The players, who included fringe internationals such as Collis King, Colin Croft and Sylvester Clarke were bitterly criticized for falling prey to the temptation of what the star Windies batsman, Viv Richards, described as ‘blood money’.
All of them were banned for life.
The interesting thing for me was that Joe Pamensky, the head of the South African Cricket Union (SACU) showed no remorse for his union’s shameful attempts to destroy world cricket. He was adamant, even 30 years later, that SACU did what it had to do to give its white cricketers the opportunity to play international cricket.
He also made the strange claim that the West Indian rebel tour helped to break down racial barriers in South Africa. What he didn’t say though was that the West Indies were granted special ‘honorary white status’ while in the Republic (although this status didn’t help one of the tourists, Colin Croft, who found himself being thrown out of a ‘white’ compartment during a train journey. South Africans had heard of a Middle East wanderer who, almost 2,000 years earlier had turned water into wine – but, apparently, it proved too much of a leap of faith for a train conductor to imagine how a piece of paper could turn a black skin into white.
In the documentary too, that sad, sorry man, Clive Rice, cut an inglorious figure as he wallowed in self-pity. He was more interested in lamenting the fact that isolation had prevented him from playing international cricket, rather than acknowledging that apartheid had blighted the lives of millions of black South Africans. The only person who accepted that sporting isolation was necessary to bring about change was Graeme Pollock.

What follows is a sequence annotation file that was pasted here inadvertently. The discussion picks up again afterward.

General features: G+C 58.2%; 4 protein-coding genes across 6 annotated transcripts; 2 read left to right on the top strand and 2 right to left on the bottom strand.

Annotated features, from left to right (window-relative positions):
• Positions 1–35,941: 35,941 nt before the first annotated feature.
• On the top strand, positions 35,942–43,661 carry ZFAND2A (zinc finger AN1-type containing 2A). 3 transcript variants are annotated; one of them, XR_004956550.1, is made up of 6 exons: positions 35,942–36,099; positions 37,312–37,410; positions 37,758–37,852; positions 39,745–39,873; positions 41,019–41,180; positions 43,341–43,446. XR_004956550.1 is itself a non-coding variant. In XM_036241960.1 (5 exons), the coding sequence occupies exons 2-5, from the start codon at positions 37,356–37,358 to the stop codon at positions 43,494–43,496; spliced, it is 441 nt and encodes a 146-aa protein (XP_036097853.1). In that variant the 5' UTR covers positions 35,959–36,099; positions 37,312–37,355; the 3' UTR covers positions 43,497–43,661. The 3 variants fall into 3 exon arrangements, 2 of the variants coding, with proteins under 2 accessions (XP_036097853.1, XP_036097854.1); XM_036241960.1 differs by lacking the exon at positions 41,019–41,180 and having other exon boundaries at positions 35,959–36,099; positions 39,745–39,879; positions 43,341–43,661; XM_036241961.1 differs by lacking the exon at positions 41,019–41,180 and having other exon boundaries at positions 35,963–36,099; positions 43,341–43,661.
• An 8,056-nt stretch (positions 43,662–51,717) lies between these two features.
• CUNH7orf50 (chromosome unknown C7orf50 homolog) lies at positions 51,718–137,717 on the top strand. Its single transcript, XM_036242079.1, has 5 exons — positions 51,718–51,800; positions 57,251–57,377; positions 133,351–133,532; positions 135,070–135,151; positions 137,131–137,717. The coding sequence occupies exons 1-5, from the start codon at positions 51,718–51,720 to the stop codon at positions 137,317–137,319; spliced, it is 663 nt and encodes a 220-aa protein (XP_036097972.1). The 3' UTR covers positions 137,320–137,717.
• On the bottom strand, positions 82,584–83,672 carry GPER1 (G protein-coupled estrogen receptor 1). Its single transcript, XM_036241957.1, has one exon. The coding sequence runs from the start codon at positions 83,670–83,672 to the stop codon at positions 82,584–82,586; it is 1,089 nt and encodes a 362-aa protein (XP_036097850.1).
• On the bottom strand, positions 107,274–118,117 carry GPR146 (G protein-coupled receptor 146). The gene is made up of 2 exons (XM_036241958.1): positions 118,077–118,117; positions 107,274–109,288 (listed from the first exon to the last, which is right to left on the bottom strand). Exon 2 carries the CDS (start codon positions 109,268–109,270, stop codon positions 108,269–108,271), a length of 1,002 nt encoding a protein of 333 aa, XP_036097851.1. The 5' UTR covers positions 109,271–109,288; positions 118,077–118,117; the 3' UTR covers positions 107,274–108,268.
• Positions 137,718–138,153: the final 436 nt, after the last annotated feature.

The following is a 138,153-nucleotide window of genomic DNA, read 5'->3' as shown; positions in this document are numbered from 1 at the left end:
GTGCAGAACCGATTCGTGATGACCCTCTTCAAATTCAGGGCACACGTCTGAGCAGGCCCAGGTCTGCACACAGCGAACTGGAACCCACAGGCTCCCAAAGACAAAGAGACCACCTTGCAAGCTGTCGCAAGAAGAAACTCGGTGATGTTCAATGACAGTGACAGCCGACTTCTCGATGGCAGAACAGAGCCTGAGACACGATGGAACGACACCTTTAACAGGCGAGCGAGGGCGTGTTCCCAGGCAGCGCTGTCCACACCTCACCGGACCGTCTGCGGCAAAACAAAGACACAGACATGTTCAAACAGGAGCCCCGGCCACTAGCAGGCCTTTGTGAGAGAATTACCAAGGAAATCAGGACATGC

The matches between the West Indies rebels and the white South African team were sell-out events, with the country’s segregated stadiums packed to capacity.
And it is at this point that I’d like to pose a couple of questions to those expressing such acute embarrassment and anger over South African involvement in the FIFA debacle – and advocating jail time for those who allegedly resorted to bribery and corruption to ensure that South Africa won the right to host the 2010 football World Cup….
Did you, or if you were too young at the time, your parents question the fact that that the West Indies rebel cricketers were bribed to come to South Africa in 1983? If you did, what was the response of the authorities to your concerns?
Did you call for Ali Bacher and Joe Pamensky to be charged, tried and, if found guilty, jailed for bribery – because, let’s face it, that’s what they did: they bribed cricketers from other countries to play in South Africa?
I await answers with great anticipation.
The Hypocrisy Party
The story that I found highly amusing simply because of background, past history and the pathetic nature of some of the people involved centered on the actions of those arch-opportunists of South African politics – the tiny Freedom Front Plus. They decided to submit a complaint to the police, asking for an investigation to be launched ‘into the possible involvement of South African government members and sport officials in fraud committed in the bid process for the previous soccer World Cup which South Africa hosted.’
I laughed – loudly – because I remember so well the past history of the Mulders, Corné and Pieter – and, especially, their father, Connie, the Minister of Information in John Vorster’s apartheid cabinet of the early 1970s, who blew millions of Rands of taxpayers’ money in setting up clandestine organizations to sell apartheid all over the world. Included in Mulder’s crazy schemes was the formation of a Committee for Fairness in Sport whose aim was to counter the actions of the South African Non-Racial Olympic Committee, Sanroc, which had been set up to work for the isolation of apartheid sport.
My highlighting of South Africa’s less than sparkling record on corruption during the apartheid years does not mean that I believe we should turn a blind eye to maladministration in sport. South Africans must be ever vigilant to ensure that their sporting codes are well run, and free of even the slightest suggestion of corruption.
But what we don’t need is the opportunistic interference of people whose record – whether in sport or politics – does not, and will never, stand up to scrutiny.